I've said this at least three times now. I'm not excluding extinct species except ape descendants - for the obvious reason that we are ape descendants ourselves and are therefore likely to have the same brain. (Unless you can show that an extinct line independently came up with an analogue to our brain - then fine, but good luck with that too.)

or define intelligence a way that suit your claim.

I've said this twice now - I'll accept any mainstream definition.


Our kind of bipedalism equally only evolved once. So what?

So it's very interesting and it's useful to ask the question "why?" It's what science does I believe.

One view is that bipedalism, brain size and hair-loss are all related developments. They allowed us to leave the forests for the open savannahs - bi-pedalism and hair-loss allowed us to run long distances without boiling over and our brains helped us organise in groups make weapons and hunt down faster animals (and avoid predation). It's a good story anyhow.

Can you think of any other single adaptation that delivers so much competitive advantage that only exists in a single species? It's seems that H. sapiens has at least two.

cf feathers, flight, gills, lungs, quadruped locomotion, exoskeletons, taste, touch, hearing sight, radar, scales, hooves, fingers, tails, blood circulation, warm-bloodedness, stomachs, vivipary,........a very long list.


Life, don't talk to me about life.

This message is a reply to:
 Message 79 by New Cat's Eye, posted 12-06-2011 11:55 AM New Cat's Eye has responded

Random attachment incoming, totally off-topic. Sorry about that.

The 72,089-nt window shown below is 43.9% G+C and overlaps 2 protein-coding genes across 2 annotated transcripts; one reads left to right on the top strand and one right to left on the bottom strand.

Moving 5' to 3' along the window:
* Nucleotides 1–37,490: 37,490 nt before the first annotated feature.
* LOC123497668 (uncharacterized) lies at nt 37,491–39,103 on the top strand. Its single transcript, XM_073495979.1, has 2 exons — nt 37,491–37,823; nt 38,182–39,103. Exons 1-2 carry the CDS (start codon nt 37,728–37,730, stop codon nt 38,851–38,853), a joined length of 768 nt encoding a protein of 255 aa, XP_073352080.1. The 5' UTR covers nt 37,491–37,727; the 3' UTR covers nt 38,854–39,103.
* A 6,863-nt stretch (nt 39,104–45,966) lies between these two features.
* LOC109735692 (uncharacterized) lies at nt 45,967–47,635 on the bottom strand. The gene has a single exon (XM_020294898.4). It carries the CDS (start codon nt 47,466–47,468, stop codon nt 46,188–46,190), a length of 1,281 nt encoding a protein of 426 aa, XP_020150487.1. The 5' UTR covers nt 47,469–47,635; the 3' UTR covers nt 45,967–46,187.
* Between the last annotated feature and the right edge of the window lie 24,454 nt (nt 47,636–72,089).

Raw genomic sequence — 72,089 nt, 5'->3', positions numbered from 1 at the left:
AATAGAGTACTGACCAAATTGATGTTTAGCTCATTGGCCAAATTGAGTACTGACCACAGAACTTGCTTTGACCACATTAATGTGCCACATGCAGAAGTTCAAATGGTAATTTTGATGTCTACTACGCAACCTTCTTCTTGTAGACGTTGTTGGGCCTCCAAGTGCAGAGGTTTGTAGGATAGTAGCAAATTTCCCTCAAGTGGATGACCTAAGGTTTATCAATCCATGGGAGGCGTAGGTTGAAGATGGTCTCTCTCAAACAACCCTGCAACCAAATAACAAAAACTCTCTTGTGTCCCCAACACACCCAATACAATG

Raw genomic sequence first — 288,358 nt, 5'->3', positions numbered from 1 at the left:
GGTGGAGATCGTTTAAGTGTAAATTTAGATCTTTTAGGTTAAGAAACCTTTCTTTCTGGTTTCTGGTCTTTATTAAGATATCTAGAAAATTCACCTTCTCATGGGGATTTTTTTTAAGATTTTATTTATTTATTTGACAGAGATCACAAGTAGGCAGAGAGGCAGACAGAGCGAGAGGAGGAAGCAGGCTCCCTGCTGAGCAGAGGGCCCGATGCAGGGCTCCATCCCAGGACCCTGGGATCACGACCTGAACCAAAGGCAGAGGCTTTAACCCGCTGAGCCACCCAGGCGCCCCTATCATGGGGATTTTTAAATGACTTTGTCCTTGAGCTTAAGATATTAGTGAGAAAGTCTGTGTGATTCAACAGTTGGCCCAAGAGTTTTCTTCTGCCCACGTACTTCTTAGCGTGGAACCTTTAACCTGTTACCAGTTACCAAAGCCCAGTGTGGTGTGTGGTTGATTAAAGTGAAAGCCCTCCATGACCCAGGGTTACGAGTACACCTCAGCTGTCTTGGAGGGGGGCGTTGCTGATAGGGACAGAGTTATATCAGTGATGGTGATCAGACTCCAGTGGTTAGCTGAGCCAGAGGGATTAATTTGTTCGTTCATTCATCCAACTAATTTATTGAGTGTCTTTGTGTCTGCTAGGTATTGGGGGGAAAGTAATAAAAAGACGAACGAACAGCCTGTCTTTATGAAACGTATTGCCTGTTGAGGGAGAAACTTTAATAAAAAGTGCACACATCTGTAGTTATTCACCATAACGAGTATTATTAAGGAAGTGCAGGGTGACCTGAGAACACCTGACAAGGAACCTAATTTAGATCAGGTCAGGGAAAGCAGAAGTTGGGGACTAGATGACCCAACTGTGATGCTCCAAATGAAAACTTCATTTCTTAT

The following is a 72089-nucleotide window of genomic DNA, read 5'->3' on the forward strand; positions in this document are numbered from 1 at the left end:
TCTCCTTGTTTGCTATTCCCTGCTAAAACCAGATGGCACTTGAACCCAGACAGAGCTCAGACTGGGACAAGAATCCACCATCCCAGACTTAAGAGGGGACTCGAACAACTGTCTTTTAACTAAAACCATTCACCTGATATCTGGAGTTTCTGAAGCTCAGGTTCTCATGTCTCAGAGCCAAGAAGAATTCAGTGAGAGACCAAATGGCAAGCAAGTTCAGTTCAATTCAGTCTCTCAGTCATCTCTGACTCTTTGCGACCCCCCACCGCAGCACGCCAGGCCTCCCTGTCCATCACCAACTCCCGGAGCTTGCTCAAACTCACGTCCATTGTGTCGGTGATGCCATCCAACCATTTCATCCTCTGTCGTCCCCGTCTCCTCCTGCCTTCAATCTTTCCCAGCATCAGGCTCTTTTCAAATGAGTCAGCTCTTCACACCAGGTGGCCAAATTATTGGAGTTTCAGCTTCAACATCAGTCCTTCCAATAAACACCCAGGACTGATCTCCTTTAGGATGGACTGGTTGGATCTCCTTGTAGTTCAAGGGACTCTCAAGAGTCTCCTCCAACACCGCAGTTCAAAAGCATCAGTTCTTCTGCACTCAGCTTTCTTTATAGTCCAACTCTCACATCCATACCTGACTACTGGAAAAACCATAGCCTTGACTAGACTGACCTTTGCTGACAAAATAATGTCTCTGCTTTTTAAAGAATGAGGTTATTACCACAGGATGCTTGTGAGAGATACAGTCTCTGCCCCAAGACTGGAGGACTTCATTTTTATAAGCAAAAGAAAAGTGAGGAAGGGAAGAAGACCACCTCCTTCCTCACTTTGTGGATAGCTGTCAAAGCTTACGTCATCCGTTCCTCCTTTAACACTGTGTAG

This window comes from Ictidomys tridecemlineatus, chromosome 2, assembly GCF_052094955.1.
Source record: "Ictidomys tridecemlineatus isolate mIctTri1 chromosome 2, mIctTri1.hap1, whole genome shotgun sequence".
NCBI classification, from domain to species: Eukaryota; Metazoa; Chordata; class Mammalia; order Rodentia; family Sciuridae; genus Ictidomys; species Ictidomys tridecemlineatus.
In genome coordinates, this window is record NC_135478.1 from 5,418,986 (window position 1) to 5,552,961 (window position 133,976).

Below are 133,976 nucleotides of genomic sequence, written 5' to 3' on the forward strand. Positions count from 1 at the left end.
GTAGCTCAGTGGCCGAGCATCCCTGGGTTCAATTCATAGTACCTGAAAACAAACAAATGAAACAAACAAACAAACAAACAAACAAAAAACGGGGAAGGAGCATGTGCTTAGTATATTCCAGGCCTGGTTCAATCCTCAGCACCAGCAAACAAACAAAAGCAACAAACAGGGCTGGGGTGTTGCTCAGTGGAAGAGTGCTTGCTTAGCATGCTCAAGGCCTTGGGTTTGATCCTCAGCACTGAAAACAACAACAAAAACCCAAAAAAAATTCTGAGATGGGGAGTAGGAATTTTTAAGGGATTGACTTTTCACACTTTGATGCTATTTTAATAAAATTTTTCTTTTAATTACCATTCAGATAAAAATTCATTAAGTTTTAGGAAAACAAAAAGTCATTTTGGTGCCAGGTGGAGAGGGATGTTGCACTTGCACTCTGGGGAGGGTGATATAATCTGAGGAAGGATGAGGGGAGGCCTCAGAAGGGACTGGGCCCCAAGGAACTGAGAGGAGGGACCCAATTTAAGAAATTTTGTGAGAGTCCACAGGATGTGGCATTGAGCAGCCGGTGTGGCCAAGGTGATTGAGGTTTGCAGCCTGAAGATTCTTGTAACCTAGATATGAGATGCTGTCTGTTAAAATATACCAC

Replies to this message:
 Message 83 by New Cat's Eye, posted 12-06-2011 1:20 PM Tangle has responded

  
Panda
Member (Idle past 1183 days)
Posts: 2688
From: UK
Joined: 10-04-2010


Message 82 of 142 (643364)
12-06-2011 12:55 PM
Reply to: Message 77 by Tangle
12-06-2011 11:41 AM


Please focus.
You were replying to 2 different people in one post.

Tangle writes:

My claim is that our kind of conscious intelligence has only evolved once.

What is 'our kind of conscious intelligence'?
How does it differ to other animals?
(Surely you don't simply mean magnitude?!)

Tangle writes:

I am not claiming that other animals don't display some degree of intelligence

But that is what you were claiming.

Tangle writes:

they obviously do.

Retraction accepted.
Real intelligence has evolved in many many animals.

Tangle writes:

But it's equally obvious that their intelligence is not of the same order as ours. Not even close.

Which has no bearing on the evolution of intelligence in other animals.
We are at the top of the intelligence ladder.
That does not mean that there is no other creature on ladder with us.

Real intelligence has evolved in nature countless times.


If I were you
And I wish that I were you
All the things I'd do
To make myself turn blue

This message is a reply to:
 Message 77 by Tangle, posted 12-06-2011 11:41 AM Tangle has responded

Replies to this message:
 Message 84 by Tangle, posted 12-06-2011 1:22 PM Panda has responded

  
New Cat's Eye
Member
Posts: 11540
From: near St. Louis
Joined: 01-27-2005